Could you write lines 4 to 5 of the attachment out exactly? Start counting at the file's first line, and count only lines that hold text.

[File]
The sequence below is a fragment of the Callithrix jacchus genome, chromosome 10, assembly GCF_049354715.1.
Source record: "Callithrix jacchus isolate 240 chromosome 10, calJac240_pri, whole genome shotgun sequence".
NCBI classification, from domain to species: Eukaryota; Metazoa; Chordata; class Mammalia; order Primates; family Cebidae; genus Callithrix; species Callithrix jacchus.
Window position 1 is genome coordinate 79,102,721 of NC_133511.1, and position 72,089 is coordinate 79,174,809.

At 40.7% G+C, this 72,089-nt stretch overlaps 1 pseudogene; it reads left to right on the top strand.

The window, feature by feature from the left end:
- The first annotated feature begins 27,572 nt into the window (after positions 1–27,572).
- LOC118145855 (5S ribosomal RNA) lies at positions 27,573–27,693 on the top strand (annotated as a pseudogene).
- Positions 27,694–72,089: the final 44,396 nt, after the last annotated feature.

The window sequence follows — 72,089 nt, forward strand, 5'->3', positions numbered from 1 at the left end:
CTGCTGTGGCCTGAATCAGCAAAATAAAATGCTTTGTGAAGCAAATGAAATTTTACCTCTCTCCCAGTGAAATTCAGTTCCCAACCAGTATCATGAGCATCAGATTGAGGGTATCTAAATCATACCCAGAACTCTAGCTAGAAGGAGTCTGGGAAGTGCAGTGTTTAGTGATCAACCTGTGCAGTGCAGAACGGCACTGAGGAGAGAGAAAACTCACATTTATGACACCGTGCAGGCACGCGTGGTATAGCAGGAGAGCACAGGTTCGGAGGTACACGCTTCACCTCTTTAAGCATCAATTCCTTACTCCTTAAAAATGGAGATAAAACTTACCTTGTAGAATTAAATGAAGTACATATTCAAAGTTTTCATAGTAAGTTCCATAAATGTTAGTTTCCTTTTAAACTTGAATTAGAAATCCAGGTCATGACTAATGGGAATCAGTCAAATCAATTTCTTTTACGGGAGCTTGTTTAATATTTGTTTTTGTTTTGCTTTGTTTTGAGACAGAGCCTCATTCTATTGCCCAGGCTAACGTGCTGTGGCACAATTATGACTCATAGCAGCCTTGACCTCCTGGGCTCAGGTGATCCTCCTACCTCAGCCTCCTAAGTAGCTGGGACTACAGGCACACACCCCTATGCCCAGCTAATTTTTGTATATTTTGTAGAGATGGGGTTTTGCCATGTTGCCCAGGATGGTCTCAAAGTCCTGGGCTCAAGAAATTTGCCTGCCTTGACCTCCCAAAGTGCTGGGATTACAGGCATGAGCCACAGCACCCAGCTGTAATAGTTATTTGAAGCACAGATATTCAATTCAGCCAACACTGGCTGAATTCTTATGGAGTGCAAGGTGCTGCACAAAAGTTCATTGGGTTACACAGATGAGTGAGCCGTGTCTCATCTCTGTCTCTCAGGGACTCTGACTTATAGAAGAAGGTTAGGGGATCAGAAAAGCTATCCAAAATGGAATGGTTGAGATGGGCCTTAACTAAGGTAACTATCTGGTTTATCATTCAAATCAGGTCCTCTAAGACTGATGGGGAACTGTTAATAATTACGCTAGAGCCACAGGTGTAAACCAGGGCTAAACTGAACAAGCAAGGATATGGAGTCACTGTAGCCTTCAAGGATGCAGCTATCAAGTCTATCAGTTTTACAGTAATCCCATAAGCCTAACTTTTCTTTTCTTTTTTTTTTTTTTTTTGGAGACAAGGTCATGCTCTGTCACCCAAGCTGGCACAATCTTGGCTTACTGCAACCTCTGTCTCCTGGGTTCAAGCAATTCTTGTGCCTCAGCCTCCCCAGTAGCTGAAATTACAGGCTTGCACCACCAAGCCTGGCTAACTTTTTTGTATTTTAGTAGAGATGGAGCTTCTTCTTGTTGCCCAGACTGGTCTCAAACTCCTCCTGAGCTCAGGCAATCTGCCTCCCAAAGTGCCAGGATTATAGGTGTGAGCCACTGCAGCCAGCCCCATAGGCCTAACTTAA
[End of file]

Window position 1 is genome coordinate 79,102,721 of NC_133511.1, and position 72,089 is coordinate 79,174,809.

At 40.7% G+C, this 72,089-nt stretch overlaps 1 pseudogene; it reads left to right on the top strand.